Personal Safety - Personal Safety is a list of actions that are designed to keep situations from escalating and to make sure that Physical, Emotional and Verbal abuse is avoided or stopped at the first moment it begins to happen. It contains ideas on when to stop the conversation, when to leave the room and when to call the police.
Leaving Checklist - The Leaving Checklist is a list of things to prepare and things to consider before, during and after separating from a person who suffers from a personality disorder.
During Separation or Divorce
The Divorce process is generally all about two issues:
Who gets custody of the children
Division of the marital assets
The first issue is the most complex and generally the most contentious. If there are children involved, it generally takes priority in the eyes of most parties and in the eyes of the court. The results of the child custody case will also have some bearing on the financial settlement since the person who is looking after the children is generally considered to need more financial support.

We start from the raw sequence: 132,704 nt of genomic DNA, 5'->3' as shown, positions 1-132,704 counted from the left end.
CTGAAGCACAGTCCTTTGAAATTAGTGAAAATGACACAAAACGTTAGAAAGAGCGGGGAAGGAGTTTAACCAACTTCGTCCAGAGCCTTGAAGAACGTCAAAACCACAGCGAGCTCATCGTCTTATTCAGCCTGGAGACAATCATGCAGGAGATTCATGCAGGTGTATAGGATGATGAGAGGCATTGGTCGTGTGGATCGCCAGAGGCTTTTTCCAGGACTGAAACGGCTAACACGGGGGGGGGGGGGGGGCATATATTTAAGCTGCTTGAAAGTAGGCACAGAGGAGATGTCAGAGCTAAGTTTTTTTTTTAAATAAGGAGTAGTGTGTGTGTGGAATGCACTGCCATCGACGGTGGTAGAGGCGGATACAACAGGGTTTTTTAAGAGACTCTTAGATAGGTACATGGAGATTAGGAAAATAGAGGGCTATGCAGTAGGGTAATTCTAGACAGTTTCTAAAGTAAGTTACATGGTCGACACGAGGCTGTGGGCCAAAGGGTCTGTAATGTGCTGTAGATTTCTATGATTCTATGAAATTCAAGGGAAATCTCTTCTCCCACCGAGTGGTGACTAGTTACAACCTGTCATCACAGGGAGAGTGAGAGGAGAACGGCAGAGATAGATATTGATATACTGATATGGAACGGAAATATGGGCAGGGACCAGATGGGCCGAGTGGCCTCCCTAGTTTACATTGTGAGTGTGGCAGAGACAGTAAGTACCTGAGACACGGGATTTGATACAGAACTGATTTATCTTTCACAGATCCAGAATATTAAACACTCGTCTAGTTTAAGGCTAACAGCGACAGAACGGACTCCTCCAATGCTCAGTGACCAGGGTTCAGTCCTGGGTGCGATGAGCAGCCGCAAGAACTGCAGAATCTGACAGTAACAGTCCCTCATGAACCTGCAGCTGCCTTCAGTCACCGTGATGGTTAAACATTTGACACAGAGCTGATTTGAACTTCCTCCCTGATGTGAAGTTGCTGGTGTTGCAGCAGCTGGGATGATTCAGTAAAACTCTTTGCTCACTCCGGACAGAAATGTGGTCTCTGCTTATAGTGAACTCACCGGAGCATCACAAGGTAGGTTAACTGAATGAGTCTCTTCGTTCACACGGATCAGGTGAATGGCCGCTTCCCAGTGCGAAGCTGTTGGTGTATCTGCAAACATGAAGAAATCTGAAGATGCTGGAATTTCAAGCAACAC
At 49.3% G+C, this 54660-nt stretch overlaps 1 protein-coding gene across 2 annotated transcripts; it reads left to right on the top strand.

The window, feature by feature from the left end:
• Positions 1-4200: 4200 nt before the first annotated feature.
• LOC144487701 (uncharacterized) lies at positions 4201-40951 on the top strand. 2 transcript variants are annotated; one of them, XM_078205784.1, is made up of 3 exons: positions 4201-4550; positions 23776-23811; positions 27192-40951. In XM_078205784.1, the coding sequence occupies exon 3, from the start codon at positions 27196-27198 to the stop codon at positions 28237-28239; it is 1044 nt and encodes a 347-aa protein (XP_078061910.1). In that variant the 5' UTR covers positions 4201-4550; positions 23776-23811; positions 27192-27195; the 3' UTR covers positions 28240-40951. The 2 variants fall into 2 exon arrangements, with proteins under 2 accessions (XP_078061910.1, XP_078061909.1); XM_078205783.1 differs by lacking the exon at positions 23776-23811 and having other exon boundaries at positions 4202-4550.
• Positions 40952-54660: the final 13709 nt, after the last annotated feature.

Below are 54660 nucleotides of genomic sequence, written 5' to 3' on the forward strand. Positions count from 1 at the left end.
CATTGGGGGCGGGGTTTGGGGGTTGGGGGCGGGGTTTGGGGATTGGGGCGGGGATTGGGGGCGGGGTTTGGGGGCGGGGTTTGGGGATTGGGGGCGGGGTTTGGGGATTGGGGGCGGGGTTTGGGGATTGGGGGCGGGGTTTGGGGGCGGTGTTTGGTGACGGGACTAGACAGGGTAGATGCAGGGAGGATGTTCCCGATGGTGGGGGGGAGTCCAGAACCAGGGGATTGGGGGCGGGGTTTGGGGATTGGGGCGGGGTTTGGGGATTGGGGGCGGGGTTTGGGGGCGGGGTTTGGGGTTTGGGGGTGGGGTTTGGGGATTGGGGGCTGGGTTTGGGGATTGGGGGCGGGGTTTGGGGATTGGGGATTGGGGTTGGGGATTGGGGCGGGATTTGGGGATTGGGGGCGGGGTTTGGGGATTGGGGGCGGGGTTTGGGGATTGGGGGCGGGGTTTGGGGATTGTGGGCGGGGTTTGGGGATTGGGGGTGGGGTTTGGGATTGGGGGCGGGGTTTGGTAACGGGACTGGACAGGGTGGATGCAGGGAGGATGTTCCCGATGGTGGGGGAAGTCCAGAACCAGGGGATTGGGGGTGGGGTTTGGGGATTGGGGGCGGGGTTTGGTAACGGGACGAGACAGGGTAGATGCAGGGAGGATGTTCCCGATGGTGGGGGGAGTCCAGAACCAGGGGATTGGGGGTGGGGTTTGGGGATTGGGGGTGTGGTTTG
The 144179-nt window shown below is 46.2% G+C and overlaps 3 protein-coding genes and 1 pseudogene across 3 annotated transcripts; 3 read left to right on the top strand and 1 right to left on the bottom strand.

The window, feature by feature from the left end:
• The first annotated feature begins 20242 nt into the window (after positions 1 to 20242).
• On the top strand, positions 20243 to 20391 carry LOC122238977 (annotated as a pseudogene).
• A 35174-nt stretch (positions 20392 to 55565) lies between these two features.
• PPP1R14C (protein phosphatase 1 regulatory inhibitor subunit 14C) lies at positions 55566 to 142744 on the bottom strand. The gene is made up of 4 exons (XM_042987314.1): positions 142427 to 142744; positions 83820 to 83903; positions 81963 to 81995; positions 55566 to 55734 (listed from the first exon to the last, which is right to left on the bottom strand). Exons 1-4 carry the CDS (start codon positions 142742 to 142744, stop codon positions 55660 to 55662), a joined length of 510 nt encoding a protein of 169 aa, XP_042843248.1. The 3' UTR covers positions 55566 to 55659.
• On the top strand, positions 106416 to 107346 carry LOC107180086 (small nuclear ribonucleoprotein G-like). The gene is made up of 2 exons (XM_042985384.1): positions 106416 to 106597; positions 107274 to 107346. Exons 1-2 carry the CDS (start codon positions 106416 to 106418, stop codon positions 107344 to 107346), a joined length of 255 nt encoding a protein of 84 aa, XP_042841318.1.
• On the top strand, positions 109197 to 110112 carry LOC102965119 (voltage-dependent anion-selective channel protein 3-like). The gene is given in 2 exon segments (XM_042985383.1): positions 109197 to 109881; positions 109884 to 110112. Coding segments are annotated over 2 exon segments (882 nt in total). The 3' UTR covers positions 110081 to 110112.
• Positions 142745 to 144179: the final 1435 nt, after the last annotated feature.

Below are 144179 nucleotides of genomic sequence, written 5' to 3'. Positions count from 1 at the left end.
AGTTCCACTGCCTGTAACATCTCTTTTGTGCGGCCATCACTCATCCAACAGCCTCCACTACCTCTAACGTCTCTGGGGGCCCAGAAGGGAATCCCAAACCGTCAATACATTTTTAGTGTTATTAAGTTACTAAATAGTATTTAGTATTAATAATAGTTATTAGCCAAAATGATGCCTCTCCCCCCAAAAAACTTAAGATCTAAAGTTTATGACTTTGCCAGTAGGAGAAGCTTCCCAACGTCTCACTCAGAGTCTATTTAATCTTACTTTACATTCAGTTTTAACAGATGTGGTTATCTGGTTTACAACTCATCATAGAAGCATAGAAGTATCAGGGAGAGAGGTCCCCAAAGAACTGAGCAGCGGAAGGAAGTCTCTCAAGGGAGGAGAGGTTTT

Cases which do not involve children are generally resolved as a division of financial assets. In general, it will be the intent of the court to divide the assets in the most mathematically equitable way possible. In most cases the behavior of the two people involved in the marriage prior to the divorce will not be taken into consideration when dividing assets, unless it can be demonstrated that the circumstances of the relationship have caused future financial hardship on one of the parties.